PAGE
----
For the past three days I've been at Wilfrid Laurier University in Kitchener-Waterloo, working with the National Youth Orchestra of Canada. This is my third year in the orchestra and the first time that the session has been held at Laurier-- the previous two years have been at Western University in London, Ontario. The first two weeks of the orchestra are in fact a chamber program, so I've been working with a wind quintet. Generally the wind quintets are assigned a simpler, often Classical piece for the first week of the chamber session and a more substantial work for the second week. The second-week pieces are going with somewhat more obscure Canadian music this year, with my group doing a quintet by Kelsey Jones (which in my opinion sounds like a cross between Hetu and Shostakovich) and another group playing Erik Ewazen's Roaring Fork. However, for the first week were assigned a Haydn divertimento (from which Brahms' Haydn Variations take their theme) which was quite short, and we ended up visiting the Laurier music library to borrow some other quintets to read. We got a Danzi quintet, the Nielsen, and the wind quintet arrangement of Tombeau de Couperin-- and somehow ended up deciding to entirely replace the Haydn with the Ravel for the concert on Friday! Needless to say, there has been and will continue to be quite a bit of woodshedding going on before the concert.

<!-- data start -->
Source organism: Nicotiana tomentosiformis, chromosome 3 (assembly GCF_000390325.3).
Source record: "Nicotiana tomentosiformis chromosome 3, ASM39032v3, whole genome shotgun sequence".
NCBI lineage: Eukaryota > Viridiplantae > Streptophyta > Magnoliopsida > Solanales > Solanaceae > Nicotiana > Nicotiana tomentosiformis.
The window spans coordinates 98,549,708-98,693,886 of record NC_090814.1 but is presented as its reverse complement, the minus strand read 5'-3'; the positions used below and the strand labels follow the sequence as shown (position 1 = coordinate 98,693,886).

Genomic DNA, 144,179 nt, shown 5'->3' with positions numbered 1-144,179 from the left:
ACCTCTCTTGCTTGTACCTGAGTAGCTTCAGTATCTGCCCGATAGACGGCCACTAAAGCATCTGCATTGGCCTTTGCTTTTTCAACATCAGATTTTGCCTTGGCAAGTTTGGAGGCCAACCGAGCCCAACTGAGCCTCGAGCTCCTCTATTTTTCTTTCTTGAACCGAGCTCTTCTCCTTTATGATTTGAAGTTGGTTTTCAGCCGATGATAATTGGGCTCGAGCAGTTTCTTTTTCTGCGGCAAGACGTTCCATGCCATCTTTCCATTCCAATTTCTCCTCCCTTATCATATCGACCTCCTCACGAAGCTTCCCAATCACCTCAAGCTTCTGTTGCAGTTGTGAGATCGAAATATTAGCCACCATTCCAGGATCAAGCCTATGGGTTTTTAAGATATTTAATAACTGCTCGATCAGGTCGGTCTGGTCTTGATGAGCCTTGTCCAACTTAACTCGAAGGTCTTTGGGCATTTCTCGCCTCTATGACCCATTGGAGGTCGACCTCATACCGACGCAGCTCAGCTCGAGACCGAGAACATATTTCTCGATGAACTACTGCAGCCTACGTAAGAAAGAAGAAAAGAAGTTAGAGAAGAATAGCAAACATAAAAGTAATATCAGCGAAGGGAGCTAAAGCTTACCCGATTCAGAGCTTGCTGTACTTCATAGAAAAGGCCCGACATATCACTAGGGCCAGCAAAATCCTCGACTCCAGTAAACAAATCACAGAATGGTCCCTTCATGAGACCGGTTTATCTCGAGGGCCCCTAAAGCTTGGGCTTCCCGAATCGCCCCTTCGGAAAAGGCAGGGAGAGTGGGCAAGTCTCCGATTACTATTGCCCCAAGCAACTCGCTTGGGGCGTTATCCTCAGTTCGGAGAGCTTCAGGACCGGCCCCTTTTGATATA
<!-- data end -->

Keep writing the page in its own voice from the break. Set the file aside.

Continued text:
At the same time, I'm in the final stages of preparation for the Winnipeg audition. I fly out to Winnipeg after my last rehearsal this Saturday, play the audition Sunday morning (Sunday is a day off at NYO except for a concert in the evening which I have arranged not to play in) and fly back Sunday night. For Saturday night I'm staying it a place from airbnb.com where the host turns out to be a musician who's been playing with the symphony!
Overall I feel pretty good about the excerpts. It's somewhat difficult that I'm at NYO right now since the amount of playing I'm having to do in a day-- with all of the rehearsals, practicing for the Winnipeg audition, learning the part for the Ravel for Friday, and preparing for the placement audition for the orchestral session-- is rather more than I would prefer for injury-prevention purposes. Fortunately I only have three more days that I have to worry about the Winnipeg excerpts!
In the meantime, in all my obviously plentiful spare time, I started working on a piece of can to be hand shaped and profiled. Also in the bassoon section are two students who both hand shape and profile their cane. Although I certainly wouldn't switch too that method for all of my reeds (difficult to, as the saying goes, "fill a bucket full of reeds" when each one has to be processed by hand), I'm interested in the hand profiling especially as it seems like it might be very instructive regarding the properties of bassoon cane, and even illustrative on aspects of trimming. After all, the distinction between profiling and scraping a reed is less substantial than it seems. The profiler that we use at school scrapes so thin that it essentially begins the finishing of the reed for you, but I don't want to be dependant upon one specific profiler to be able to make good reeds. Anyway, so far all I have is a piece of cane left rather lopsided by my clumsy freehand shaping, so we shall see how it progresses.